Get my communications set up. Bell will charge me a fortune to use my Blackberry, but I may text with it for a while until I get everything else set up. There is a computer with a USB wireless stick which should get me internet access. Topping up the device sounds complicated. It involves buying time, removing a SIM card, putting it in a phone, dialling a number and entering a code. I think its one of those things which sounds more complicated on paper than it is in real life. There should be a Rwandan phone (programmed with all my local contact numbers) in the safe, once I can open it!

Find out how to get into and out of town by myself. One thing that makes it clear that Rwanda is different from Canada is that the apartment does not seem to have an address. You go along a main road to a specific gas station, turn onto an un-named dirt road, and it’s a block away. Usually I keep the address of my hotel on a slip of paper in my wallet. If all else fails, I can hail a taxi, show the address and for a few dollars I can get whisked back home. That won’t work in Rwanda.
There is some sort of regular minibus type service along the main road into town, so I need to figure out how to use that and how to identify the right place to get on and off at each end. I don’t want to be wandering around after dark trying to find the apartment.

Wednesday, January 6, 2010


How do I anticipate things turning out?

The Trip
It is about eight hours overnight from Toronto to Brussels on Jet, a three hour lay-over, then another eight hours directly to Kigali on Brussels Airline. Should be met at the airport and driven to an apartment.
If that all works out, things runs reasonably on time, and my luggage arrives, it will be a good start.

The Accommodation
There is an apartment for CASIEF volunteers in a suburb of Kigali about 30 mins walk from the city centre and the hospitals. At first I was not pleased to find I would be so far away from downtown. However, they will provide a car and driver to pick me up and drop me off, which is an unaccustomed luxury. Also the neighbourhood has a character of its own, with shops, cafes, a mosque and night-life. It’s written up in some guides as a suitable place for backpackers to stay.

The Country
It seems to be pretty. I’ve seen pictures of hillsides terraced to allow for farming which look a bit like the foothills of the Himalayas in Nepal. The roads were built by the Chinese and are good. The country is small enough that most things are within a 2 – 3 hour drive from Kigali. The climate sounds pleasant, and it never gets too hot, which suits me. Gorillas, an African lake which is safe to swim in, and a game park all sound enticing.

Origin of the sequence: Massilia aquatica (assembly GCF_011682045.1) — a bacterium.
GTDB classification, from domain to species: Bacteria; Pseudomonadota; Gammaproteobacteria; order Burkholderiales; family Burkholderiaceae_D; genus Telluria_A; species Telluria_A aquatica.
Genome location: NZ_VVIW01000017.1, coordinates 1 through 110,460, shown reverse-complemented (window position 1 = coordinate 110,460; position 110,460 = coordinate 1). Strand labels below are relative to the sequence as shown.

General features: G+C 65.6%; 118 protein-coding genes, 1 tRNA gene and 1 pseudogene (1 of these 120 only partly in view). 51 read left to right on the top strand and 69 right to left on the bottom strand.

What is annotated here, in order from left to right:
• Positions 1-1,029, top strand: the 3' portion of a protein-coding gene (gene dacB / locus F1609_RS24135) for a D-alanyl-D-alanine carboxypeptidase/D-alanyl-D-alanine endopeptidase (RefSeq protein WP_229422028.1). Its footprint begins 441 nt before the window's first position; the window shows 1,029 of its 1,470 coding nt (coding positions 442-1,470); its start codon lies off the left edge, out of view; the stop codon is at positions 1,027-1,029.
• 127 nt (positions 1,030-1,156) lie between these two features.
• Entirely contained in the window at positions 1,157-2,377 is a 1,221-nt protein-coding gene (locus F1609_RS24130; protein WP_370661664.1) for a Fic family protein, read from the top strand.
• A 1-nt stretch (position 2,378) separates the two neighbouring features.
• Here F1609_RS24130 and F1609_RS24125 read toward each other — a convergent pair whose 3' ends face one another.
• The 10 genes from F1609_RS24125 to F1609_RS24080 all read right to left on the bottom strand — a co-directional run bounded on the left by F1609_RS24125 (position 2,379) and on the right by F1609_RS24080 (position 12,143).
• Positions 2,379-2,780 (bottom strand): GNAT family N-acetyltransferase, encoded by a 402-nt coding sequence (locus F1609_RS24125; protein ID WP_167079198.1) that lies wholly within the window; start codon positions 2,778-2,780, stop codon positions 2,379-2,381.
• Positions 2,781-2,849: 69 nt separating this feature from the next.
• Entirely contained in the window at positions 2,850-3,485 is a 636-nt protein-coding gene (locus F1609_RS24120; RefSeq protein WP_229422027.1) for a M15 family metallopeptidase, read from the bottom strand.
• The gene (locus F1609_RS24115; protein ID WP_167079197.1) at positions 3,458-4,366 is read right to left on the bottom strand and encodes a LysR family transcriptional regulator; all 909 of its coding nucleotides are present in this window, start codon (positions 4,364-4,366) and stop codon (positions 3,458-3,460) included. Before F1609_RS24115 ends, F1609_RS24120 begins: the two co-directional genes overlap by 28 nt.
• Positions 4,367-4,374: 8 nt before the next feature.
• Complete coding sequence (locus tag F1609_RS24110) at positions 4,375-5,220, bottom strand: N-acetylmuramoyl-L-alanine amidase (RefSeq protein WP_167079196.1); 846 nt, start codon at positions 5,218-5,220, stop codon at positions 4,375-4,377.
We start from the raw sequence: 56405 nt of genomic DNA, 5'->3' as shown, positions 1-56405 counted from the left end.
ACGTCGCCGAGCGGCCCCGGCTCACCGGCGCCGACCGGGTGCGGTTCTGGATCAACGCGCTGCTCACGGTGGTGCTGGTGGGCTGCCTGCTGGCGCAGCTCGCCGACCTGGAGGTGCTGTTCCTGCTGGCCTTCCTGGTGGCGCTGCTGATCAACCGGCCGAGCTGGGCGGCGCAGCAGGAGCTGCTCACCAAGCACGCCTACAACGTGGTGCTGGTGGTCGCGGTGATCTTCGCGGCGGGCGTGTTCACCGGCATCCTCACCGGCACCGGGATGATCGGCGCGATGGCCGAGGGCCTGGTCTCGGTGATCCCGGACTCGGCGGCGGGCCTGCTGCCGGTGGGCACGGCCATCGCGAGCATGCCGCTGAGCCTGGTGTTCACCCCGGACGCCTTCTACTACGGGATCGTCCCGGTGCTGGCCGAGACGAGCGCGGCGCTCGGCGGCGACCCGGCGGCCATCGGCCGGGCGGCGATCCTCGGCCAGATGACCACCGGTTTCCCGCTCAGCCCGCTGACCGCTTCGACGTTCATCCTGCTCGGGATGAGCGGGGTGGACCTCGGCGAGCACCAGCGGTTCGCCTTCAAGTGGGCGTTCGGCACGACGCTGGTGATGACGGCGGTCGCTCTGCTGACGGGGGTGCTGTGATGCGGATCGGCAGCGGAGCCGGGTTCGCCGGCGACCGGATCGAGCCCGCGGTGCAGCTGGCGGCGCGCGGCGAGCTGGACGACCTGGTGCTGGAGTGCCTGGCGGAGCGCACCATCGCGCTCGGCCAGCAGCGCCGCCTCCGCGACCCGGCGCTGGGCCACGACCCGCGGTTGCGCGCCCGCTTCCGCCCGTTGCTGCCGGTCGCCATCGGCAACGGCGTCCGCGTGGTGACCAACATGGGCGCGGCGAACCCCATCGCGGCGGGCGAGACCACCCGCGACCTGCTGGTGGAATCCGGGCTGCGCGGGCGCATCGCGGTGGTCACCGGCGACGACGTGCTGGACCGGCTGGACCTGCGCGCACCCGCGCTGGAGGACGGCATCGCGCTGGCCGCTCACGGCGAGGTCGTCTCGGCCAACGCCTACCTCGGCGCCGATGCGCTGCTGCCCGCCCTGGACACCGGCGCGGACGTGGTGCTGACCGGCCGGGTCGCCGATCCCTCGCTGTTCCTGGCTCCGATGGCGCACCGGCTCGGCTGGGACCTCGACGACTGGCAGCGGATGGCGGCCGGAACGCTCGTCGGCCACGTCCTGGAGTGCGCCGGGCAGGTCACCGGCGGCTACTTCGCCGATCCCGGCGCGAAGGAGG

Money is a significant concern for me. Most places do not take credit cards. If they do, Mastercard is preferred, while I carry Visa and American Express. Sorry, but if you want to attract tourists, you just have to take the major credit cards. Better still, you need bank machines where I can put in my Canadian debit card and get local currency out. It can be done in almost every small town in Europe; it should be available in the two main cities of Rwanda.
Travellers cheques are rarely accepted, so visitors have to bring their money in as cash, preferably in $100 US bills printed after 2006.

I will be at two hospitals in Kigali and one in Butare. I have talked to an anesthesiologist who has been there and it sounds rather worrying. They do quite big cases, often on children. Many of the patients are sick. Postoperative care is not up to international standards, so patients really have to leave the operating room in good condition. There is a hodge-podge of equipment, not all of which works.
The overall attitude is very relaxed. Apparently I will have to get used to finding that equipment has not been maintained, and that basic preparations have not been done in a timely fashion. As I am used to working quickly in a fast-paced operating room, this will be a major challenge for me.


I have a niece who measures time by the number of “sleeps”. For example, she will say it is three more sleeps before Christmas.

It is three more sleeps before I arrive in Rwanda. In fact, for each of the next four nights I will be sleeping in a different bed. Tonight I am sleeping in the hospital anesthesiology on-call room (ugh), tomorrow I sleep at home, the next day I will trying to sleep on the plane (ugh), and the night after that I will be sleeping in Rwanda!

Tuesday, January 5, 2010


For readers of this who are not anesthesiologists, succinylcholine (Sux to its many friends) is a very basic standard anesthesia drug, especially useful in emergency situations when you need 100% muscle relaxation very quickly.

The problem is that Rwanda has apparently run out of it! I've had several emails about this over the last few weeks, begging me to bring some with me. There may still be a few ampoules left in the country, but people are guarding their secret stashes of any remaining succinylcholine.